Daily Archives: December 20, 2014

FBI mishandled evidence throughout United States, report says

FBI agents all over the United States have mishandled, wrongly labeled and even lost evidence pertaining to criminal investigations, a critical internal review has found. The Bureau is even storing more weapons and drugs than it has documented.

According to the internal report, obtained and first reported on by theNew York Times, many of the problems could be traced back to the transition to a computer storage system dubbed Sentinel. When that system went online in 2012, it was meant to make searching through evidence much more efficient – particularly compared to sifting through paper files – but problems with the technology have caused setbacks.

More seriously, however, were issues concerning missing evidence. In fact, some 1,600 pieces of evidence have been signed out for four months or more before they were returned. In one case, a piece of evidence has been out since 2003.

“A majority of the errors identified were due in large part to human error, attributable to a lack of training and program management oversight,” the report reads, as quoted by the Times.

Out of the 41,000 pieces of evidence reviewed by auditors, there were errors with almost half of them. This could potentially have a big impact on future criminal cases, the newspaper reported, since “lawyers can use even minor record-keeping discrepancies to get evidence thrown out of court.”

Already, the FBI is telling prosecutors across the US that defendants might need to know about the errors detailed in the review.

Among these mistakes, the review stated that the FBI was holding on to more weapons than previously believed, as well as two tons of drugs more than records stated.

“The FBI identified issues primarily related to the migration of its earlier record-keeping process to its updated case management system,” said FBI spokesman Michael Kortan to the Times. “The bureau is now strengthening procedures in field offices across the country to improve administrative consistency and record-keeping.”

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Egyptian president to visit China On Dec 22

Abdel Fattah al-Sisi speaks at the UN headquarters in New York, Sept. 24. File photo/

Abdel Fattah al-Sisi speaks at the UN headquarters in New York, Sept. 24. File photo/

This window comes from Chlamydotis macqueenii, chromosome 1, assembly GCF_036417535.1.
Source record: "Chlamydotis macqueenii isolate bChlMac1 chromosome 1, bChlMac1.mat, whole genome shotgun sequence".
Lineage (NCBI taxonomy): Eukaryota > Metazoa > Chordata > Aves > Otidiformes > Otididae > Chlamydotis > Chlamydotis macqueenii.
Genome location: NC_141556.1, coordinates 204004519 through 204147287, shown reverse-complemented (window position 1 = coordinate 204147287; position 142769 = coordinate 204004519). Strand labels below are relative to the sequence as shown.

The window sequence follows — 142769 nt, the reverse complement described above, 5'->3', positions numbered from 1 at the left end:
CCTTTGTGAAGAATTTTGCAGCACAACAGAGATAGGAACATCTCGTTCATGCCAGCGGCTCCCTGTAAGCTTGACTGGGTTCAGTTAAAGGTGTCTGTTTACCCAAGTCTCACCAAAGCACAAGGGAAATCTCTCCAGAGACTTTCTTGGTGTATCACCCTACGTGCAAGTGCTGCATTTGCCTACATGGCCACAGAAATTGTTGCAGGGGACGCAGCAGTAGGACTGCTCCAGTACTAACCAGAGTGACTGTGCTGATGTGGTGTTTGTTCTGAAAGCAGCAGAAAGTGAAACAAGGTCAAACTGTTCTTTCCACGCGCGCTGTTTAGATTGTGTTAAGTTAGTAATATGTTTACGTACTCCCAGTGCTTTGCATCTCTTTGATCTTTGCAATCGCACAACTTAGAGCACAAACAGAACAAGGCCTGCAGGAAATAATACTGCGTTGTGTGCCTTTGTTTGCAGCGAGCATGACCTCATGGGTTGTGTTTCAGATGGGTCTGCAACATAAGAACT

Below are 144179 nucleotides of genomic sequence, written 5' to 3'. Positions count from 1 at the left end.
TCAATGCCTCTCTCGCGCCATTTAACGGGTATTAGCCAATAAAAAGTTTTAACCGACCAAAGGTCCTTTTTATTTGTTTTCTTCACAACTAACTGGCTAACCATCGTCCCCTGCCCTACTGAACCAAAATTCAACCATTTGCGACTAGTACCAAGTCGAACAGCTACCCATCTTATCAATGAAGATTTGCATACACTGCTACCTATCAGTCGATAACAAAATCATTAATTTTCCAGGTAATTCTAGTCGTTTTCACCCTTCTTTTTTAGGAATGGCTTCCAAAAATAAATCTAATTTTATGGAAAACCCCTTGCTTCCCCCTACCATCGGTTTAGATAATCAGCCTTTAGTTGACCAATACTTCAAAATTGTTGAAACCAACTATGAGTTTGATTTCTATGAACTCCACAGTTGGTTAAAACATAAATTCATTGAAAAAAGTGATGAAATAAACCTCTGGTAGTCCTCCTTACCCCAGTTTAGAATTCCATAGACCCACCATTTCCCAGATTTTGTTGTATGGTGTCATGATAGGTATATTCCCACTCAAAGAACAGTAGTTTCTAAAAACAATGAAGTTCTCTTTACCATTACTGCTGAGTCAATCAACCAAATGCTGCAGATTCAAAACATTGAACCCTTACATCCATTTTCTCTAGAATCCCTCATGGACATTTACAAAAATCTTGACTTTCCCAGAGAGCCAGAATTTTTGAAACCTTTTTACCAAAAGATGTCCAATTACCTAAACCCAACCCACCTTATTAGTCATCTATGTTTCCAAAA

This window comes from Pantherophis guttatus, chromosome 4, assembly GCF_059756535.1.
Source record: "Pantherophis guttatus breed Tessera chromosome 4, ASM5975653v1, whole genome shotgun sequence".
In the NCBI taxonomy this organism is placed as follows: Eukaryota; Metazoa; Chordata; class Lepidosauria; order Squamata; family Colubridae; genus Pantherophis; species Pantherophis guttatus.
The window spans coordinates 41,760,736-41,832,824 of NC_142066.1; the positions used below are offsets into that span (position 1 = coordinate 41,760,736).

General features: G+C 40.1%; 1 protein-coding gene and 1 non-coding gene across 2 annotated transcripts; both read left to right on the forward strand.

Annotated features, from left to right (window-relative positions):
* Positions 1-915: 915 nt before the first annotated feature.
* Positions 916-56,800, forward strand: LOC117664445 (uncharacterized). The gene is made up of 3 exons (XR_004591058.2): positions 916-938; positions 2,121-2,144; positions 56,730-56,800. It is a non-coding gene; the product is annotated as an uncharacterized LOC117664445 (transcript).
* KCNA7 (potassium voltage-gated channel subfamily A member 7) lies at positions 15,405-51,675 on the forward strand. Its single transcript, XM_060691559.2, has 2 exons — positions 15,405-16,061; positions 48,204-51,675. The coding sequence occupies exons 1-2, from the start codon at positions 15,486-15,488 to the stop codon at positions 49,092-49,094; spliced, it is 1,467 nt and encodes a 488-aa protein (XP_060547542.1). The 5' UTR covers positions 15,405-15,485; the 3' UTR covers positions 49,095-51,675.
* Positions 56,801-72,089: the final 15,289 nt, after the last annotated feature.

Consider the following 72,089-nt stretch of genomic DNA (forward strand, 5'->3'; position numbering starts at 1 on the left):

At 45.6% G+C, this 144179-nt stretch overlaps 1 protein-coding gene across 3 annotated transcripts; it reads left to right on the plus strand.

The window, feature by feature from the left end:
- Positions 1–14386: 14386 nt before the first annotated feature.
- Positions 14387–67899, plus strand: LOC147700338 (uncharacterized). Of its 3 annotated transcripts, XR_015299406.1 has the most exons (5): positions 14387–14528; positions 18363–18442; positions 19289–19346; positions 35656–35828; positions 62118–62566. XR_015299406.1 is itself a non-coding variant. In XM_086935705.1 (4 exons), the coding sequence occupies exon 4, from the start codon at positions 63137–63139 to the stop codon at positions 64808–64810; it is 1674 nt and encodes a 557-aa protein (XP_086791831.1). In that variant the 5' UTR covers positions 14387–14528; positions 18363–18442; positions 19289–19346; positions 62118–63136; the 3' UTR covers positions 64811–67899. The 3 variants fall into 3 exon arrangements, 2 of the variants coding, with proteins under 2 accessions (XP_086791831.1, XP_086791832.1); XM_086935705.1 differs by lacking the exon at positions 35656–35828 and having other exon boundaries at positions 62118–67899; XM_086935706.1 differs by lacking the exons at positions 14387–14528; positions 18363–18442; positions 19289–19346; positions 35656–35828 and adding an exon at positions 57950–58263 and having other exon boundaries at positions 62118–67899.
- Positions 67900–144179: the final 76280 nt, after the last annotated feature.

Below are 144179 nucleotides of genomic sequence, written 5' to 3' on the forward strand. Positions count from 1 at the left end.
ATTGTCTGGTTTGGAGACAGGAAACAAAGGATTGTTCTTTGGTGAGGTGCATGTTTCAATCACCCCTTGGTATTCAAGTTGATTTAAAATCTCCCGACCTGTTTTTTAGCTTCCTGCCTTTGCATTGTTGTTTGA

“We are looking forward to developing our strategic relations with our friends in China,” said Egyptian president Abdel Fattah al-Sisi to Chinese state media on Thursday at the presidential palace in Cairo.

Ahead of his official four-day visit to Beijing, which is scheduled to kick off on Dec. 22, the Egyptian president described Chinese-Egyptian ties as “very special, strong and stable” and commended China’s balanced policies toward other countries.

“China has balanced policies and does not interfere in other countries’ domestic affairs, which is one of the reasons for China’s success,” Sisi said.

Egypt has recently established a cabinet task force specifically for China led by Prime Minister Ibrahim Mahlab, including a number of key ministers as members, to study fields of cooperation with China. “I hope cooperation with China will be at the highest level,” Sisi said. “Cooperation between Egypt and China is not new and the purpose of the visit is to confirm and develop this cooperation and discuss Chinese investment opportunities in Egypt,” the president said.

“Egypt’s geographic location is strategic and distinguished and China has relations with the whole world. So, both Egypt and China have the right to cooperate, using the Chinese industrial and investment capabilities and the Egyptian distinguished locations,” Sisi added.

“We should work on benefiting from the depth and size of relations between Egypt and China,” Sisi told the Chinese reporters, adding that the Egypt-China cooperation is not targeted against any other countries.

Sisi said Egypt supports and encourages China’s initiative to build the Silk Road Economic Belt and the 21st Century Maritime Silk Road, adding that it represents a great chance to enhance cooperation between the two countries and that Egypt will have an important role in implementing this initiative.

“Egypt is the portal for the Arab world, for Europe through the Mediterranean Sea and for Africa, and we want the Chinese side to approach Egypt strongly,” the president continued. “The Egyptian people are ready to cooperate with the Chinese people for development, progress and peace.”

Over the past four years, Egypt has gone through two uprisings that led to the ouster of two heads of state. The political turmoil then dramatically affected the country’s economy and Sisi’s administration is struggling to put it back on track.

“It has cost us dearly,” Sisi said referring to the 2011 and 2013 uprising that led to deteriorating tourism, prevailing chaos and growing terrorist activities.

“But now the course of security and stability is noticeably increasing, so we are on the right track,” Sisi said.

In August, President Sisi gave the go-ahead for digging a 72-km expansion of the original Suez Canal as a national project to boost the country’s ailing economy, ordering “the New Suez Canal” to be open for ship navigation in early August 2015.

The Egyptian president said that the Chinese companies have great opportunities to invest in the Suez Canal Corridor projects.

Navigation for trade ships coming from China and Southeast Asia will be a lot easier, Sisi continued. “We are developing projects around the Suez Canal Corridor to provide ships with services like fuel and food etc.”

“Egypt is currently establishing a huge road network of 3,400 km within one year, besides the new Suez Canal project,” said Sisi, adding that Egypt is taking the necessary measures to facilitate a friendly investment environment to reassure foreign investors.

“We are trying to restore trust in Egyptian, Arab and foreign investors and send them a reassuring message that investment in Egypt is safe and stable and that the state is committed to its obligations with investors,” the president said.

The trade volume between Egypt and China exceeded US$10 billion for the first time in 2013, more than 80% of which is represented in Chinese exports to the North African country.